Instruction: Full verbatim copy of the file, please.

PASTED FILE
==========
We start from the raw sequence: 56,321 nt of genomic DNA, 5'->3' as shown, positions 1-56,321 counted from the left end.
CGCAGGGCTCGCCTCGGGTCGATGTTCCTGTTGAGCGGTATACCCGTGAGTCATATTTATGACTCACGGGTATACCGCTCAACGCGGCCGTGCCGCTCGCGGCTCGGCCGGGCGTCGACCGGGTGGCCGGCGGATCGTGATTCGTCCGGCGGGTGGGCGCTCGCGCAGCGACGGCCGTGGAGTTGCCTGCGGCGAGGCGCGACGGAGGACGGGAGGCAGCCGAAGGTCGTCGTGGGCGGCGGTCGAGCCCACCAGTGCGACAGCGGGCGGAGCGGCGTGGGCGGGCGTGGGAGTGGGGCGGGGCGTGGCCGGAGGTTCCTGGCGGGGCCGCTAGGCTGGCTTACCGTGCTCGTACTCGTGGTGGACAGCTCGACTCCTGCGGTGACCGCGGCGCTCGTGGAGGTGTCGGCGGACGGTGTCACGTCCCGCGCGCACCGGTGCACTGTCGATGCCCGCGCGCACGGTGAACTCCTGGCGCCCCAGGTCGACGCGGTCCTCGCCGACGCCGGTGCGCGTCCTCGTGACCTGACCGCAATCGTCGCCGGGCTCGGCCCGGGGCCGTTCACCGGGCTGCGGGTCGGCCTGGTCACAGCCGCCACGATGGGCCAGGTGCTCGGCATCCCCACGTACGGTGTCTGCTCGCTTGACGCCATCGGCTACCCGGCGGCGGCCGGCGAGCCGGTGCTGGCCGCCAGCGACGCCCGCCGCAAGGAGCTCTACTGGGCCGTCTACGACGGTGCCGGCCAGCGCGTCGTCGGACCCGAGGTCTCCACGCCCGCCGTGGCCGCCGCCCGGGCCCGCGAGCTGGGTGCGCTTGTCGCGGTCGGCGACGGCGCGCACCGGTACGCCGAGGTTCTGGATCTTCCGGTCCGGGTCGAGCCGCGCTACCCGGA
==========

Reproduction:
We start from the raw sequence: 56,321 nt of genomic DNA, 5'->3' as shown, positions 1-56,321 counted from the left end.
CGCAGGGCTCGCCTCGGGTCGATGTTCCTGTTGAGCGGTATACCCGTGAGTCATATTTATGACTCACGGGTATACCGCTCAACGCGGCCGTGCCGCTCGCGGCTCGGCCGGGCGTCGACCGGGTGGCCGGCGGATCGTGATTCGTCCGGCGGGTGGGCGCTCGCGCAGCGACGGCCGTGGAGTTGCCTGCGGCGAGGCGCGACGGAGGACGGGAGGCAGCCGAAGGTCGTCGTGGGCGGCGGTCGAGCCCACCAGTGCGACAGCGGGCGGAGCGGCGTGGGCGGGCGTGGGAGTGGGGCGGGGCGTGGCCGGAGGTTCCTGGCGGGGCCGCTAGGCTGGCTTACCGTGCTCGTACTCGTGGTGGACAGCTCGACTCCTGCGGTGACCGCGGCGCTCGTGGAGGTGTCGGCGGACGGTGTCACGTCCCGCGCGCACCGGTGCACTGTCGATGCCCGCGCGCACGGTGAACTCCTGGCGCCCCAGGTCGACGCGGTCCTCGCCGACGCCGGTGCGCGTCCTCGTGACCTGACCGCAATCGTCGCCGGGCTCGGCCCGGGGCCGTTCACCGGGCTGCGGGTCGGCCTGGTCACAGCCGCCACGATGGGCCAGGTGCTCGGCATCCCCACGTACGGTGTCTGCTCGCTTGACGCCATCGGCTACCCGGCGGCGGCCGGCGAGCCGGTGCTGGCCGCCAGCGACGCCCGCCGCAAGGAGCTCTACTGGGCCGTCTACGACGGTGCCGGCCAGCGCGTCGTCGGACCCGAGGTCTCCACGCCCGCCGTGGCCGCCGCCCGGGCCCGCGAGCTGGGTGCGCTTGTCGCGGTCGGCGACGGCGCGCACCGGTACGCCGAGGTTCTGGATCTTCCGGTCCGGGTCGAGCCGCGCTACCCGGA